Path dependence has also been used to emphasize the possible presence of multiple self-reinforcing equilibria in economic systems. Interestingly, Holling and Meffe (1996) devote much of the second half of their paper to this topic, with respect to ecological systems. There are parallel sets of literature on the presence of self-reinforcing processes and multiple equilibria in economic and ecological systems (e.g., Myerson 1999, Scheffer et al. 2001).
Of the three works synthesized here, Holling and Meffe (1996:331) have the most to say about the process of lock-in within TPCC: “If the response to this pathology by other interests, such as the environmental community, is exclusively demand for tighter regulation and prohibition, then the pathology is deepened, because this applies a command-and-control solution to a problem initiated by command and control.” They also describe several factors that cause this behavior: “At the same time, economic activities exploiting the resource benefit from success and expand in the short term, and we witness greater capital investment in activities such as agricultural production, pulp mills, suburban development, and fishing and hunting,” which leads to “...an increasing dependency on continued success in controlling nature,” and “...with dependency comes denial, demands by economic interests to keep and expand subsidies, and pressure for further command and control.” (Holling and Meffe 1996:331).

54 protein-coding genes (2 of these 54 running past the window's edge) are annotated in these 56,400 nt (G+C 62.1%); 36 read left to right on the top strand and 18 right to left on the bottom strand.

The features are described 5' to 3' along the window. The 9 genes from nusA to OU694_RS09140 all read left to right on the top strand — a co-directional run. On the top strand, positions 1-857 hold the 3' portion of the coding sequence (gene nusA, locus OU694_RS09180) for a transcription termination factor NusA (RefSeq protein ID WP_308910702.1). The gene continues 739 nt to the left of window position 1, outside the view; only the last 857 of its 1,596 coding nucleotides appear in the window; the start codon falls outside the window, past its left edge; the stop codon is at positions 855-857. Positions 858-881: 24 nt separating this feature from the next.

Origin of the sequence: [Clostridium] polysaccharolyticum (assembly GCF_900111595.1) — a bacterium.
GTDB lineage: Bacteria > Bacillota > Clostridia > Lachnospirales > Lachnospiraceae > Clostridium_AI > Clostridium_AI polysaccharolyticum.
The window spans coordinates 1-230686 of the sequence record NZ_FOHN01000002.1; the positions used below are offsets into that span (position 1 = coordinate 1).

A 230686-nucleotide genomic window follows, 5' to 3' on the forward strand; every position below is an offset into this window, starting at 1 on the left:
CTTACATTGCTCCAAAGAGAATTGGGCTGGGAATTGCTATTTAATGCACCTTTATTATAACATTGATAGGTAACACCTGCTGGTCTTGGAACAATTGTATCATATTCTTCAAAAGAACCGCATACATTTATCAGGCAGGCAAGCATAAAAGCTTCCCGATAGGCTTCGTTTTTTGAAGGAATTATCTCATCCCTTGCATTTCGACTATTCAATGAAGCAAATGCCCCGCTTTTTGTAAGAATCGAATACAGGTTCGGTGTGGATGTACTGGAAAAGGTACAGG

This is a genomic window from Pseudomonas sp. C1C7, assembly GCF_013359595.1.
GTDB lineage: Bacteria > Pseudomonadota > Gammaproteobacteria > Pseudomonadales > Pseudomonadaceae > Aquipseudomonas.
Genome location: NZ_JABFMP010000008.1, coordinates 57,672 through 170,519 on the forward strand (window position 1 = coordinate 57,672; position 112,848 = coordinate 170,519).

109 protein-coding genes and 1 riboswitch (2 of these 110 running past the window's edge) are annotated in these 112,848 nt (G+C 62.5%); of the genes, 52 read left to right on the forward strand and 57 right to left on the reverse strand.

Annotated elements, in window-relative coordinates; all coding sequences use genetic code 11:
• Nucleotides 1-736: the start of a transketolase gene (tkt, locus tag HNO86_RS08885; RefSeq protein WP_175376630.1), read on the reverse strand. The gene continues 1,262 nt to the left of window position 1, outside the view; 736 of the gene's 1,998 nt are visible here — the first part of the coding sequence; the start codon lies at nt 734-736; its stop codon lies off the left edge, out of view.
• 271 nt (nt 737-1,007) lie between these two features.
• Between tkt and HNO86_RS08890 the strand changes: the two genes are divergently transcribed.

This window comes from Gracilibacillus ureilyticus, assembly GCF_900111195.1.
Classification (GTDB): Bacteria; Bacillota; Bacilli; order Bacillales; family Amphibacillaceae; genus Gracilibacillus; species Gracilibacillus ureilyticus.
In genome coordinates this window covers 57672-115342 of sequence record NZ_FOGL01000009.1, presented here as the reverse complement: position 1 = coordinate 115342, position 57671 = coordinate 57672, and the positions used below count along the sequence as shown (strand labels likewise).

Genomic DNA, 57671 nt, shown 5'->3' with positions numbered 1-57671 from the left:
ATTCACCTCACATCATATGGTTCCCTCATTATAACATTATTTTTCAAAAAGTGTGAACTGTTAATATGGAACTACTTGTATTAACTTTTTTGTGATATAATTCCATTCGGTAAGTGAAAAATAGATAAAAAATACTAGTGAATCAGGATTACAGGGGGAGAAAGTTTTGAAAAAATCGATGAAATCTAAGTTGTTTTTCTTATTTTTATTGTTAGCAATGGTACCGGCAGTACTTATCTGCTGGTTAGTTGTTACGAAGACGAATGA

Much of what drives the lock-in behavior is the original process of capitalization and control [19, 20]. Scott (1998) does not explicitly mention this dynamic, but there are examples of it in his case studies. For example, in describing the development of “scientific forestry,” Scott (1998:21) describes the following dynamic: